Bone density scans must feel like poor cousins next to their mammography counterparts. Both screenings are important to women’s health, yet it’s mammography that gets the pink gear and all the attention.
Thankfully, this changes each May as the Bone Health & Osteoporosis Foundation (BHOF) works to generate awareness of good bone health and osteoporosis prevention during National Osteoporosis Month.
Osteoporosis is a bone disease that occurs when the body loses too much bone, makes too little, or both. As a result, bones become abnormally thin, weakened and easily broken. In severe cases, a fall or even mild stress such as coughing can cause a fracture.
“It’s often called a silent disease because people generally don’t sense that their bones are weakening,” said Renee Harju, FNP-C, a family nurse practitioner. “Breaking a bone might be the first sign of osteoporosis.”
Primary care providers like Harju are the BHOF’s most reliable allies. They perform wellness checks, order timely screenings and generally oversee prevention and management of the full range of medical conditions. “If I see that a patient has experienced a fracture that is disproportionate to the severity of the trauma, such as a fall from a standing height, I will recommend assessment for potential bone disease,” she said, adding, “I also encourage bone density screening or DEXA scan as part of a wellness evaluation.”
According to the BHOF, osteoporosis is responsible for two million broken bones annually in the U.S.
Women are at a higher risk for osteoporosis after menopause due to lower levels of estrogen. One in two women and up to one in four men will break a bone in their lifetime due to osteoporosis. For women, the incidence is greater than that of heart attack, stroke and breast cancer combined. A man is more likely to break a bone due to osteoporosis than he is to get prostate cancer, BHOF reports.
While fractures are costly in terms of direct medical costs and lost productivity, the long-term consequences are frequently life-changing. Osteoporosis-related fractures most commonly occur in the hip, wrist or spine. Of the nearly 300,000 hip fracture patients suffer annually, one-quarter require admission to long-term care and half never regain previous function. Furthermore, a quarter of hip-fracture patients age 50 and over die in the year following the fracture.
The good news is that osteoporosis is preventable and treatable. Regular exercise and good nutrition are the chief modes of defense, especially as they involve getting the recommended daily amounts of calcium and vitamin D. Both nutrients are essential to help maintain proper bone formation and density. To underscore this guidance, Harju arms her patients with information that highlights the following items:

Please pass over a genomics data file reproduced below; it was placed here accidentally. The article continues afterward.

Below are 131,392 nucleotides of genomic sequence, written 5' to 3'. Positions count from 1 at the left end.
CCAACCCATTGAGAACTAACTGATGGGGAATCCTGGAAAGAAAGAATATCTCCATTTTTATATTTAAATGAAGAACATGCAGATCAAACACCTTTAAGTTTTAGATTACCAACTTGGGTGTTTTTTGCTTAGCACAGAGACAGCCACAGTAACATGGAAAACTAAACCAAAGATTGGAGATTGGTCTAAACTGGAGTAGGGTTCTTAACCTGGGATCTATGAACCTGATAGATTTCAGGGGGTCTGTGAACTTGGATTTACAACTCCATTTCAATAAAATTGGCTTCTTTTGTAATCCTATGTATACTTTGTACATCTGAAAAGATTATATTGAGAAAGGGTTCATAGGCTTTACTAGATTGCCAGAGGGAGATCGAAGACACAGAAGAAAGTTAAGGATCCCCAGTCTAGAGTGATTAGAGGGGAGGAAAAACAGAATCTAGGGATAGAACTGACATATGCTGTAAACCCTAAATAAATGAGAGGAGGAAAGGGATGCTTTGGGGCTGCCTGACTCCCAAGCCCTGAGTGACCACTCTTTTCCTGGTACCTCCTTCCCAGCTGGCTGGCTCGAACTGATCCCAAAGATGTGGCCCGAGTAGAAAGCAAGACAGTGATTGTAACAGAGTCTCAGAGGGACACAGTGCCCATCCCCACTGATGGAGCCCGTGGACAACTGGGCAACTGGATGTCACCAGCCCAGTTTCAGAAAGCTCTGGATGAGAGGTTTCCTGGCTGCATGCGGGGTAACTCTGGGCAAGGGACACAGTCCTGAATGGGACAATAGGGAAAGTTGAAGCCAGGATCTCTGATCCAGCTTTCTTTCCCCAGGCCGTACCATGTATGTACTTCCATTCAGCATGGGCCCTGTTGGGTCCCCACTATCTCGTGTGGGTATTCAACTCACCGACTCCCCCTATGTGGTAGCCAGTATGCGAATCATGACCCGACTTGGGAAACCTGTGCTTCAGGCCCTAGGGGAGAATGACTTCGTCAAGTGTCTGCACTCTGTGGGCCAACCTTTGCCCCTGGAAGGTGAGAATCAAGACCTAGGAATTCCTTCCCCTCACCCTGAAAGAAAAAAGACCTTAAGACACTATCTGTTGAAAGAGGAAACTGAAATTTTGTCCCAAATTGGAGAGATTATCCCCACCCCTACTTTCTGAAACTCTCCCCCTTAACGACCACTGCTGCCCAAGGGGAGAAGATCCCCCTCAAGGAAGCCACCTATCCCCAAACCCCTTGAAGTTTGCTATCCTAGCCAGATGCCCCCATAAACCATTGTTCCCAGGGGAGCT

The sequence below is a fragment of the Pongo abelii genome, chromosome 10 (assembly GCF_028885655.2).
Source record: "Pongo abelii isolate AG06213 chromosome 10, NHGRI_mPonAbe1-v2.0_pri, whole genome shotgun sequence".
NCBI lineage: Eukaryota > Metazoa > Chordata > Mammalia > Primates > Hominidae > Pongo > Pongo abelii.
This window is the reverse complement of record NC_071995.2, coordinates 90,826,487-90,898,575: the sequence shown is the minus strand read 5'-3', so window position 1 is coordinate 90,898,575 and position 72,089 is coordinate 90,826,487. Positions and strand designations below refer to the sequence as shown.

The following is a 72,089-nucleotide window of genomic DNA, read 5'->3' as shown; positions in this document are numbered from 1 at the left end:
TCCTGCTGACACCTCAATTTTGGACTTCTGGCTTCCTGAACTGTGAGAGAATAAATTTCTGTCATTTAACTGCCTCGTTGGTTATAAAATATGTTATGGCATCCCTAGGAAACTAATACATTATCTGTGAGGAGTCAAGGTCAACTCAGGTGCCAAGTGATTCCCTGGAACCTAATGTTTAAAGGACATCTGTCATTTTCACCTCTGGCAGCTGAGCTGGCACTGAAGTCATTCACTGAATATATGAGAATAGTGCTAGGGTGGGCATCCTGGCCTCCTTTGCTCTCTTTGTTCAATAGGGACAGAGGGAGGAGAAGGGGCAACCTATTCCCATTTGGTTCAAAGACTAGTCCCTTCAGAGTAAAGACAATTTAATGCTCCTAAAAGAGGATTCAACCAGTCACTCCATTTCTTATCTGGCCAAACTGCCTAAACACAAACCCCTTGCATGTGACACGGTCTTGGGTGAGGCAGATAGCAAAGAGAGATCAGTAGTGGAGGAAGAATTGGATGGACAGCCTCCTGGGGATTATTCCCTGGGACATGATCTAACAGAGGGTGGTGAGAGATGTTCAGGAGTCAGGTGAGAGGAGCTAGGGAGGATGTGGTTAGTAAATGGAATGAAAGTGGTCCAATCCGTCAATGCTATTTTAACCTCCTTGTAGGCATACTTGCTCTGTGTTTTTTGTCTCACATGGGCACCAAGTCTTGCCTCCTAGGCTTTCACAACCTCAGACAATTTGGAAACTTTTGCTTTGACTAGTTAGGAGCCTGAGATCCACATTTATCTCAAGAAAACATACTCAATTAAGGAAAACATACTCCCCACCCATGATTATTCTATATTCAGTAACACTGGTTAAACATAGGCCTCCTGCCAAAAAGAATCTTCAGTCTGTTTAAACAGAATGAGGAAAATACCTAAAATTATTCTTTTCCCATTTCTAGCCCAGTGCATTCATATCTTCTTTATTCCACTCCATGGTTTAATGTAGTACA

NUTRITION – Strive for an optimal diet, including adequate protein and calories as well as plenty of calcium and vitamin D. “I recommend 1,200 mg of calcium per day with 800 international units of vitamin D,” Harju said.
ALCOHOL – Avoid drinking in excess (more than two drinks per day).
EXERCISE – Try to maintain a regular exercise schedule to improve bone mass and maintain bone density. Exercise also helps prevent falls by strengthening muscles and improving balance.
SMOKING – Quit smoking or avoid starting, as smoking is known to speed bone loss.
AVOID FALLS – Falling significantly increases the risk of osteoporotic fractures. Take measures to prevent falls, including the following:
• Remove loose rugs and electrical cords or any other loose items in the home that could lead to tripping, slipping and falling.
• Provide adequate lighting in all areas inside and around the home, including stairwells and
• Avoid walking on slippery surfaces, such as ice or wet or polished floors.
• Review drug regimens to replace medications that may increase the risk of falls.
• Get regular eye exams to check vision.
Doctors measure the levels of calcium and other minerals in your bones using a DEXA scan to detect signs of osteoporosis. DEXA scans are simple and painless. Bone density tests can also determine how well osteoporosis treatment is working. Most women start screening at age 60-65, but you may need screening earlier if you’ve suffered a fracture. Like most screenings, the frequency depends on your age and risk factors. The standard recommendation is every two years.
DEXA scans can be ordered by a primary care provider and may be scheduled through Trinity Health’s Imaging and Radiology Department. For more information or to schedule an appointment in Minot, call 701-857-2640. To schedule an appointment at Trinity Health Western Dakota in Williston, call 701-774-0810.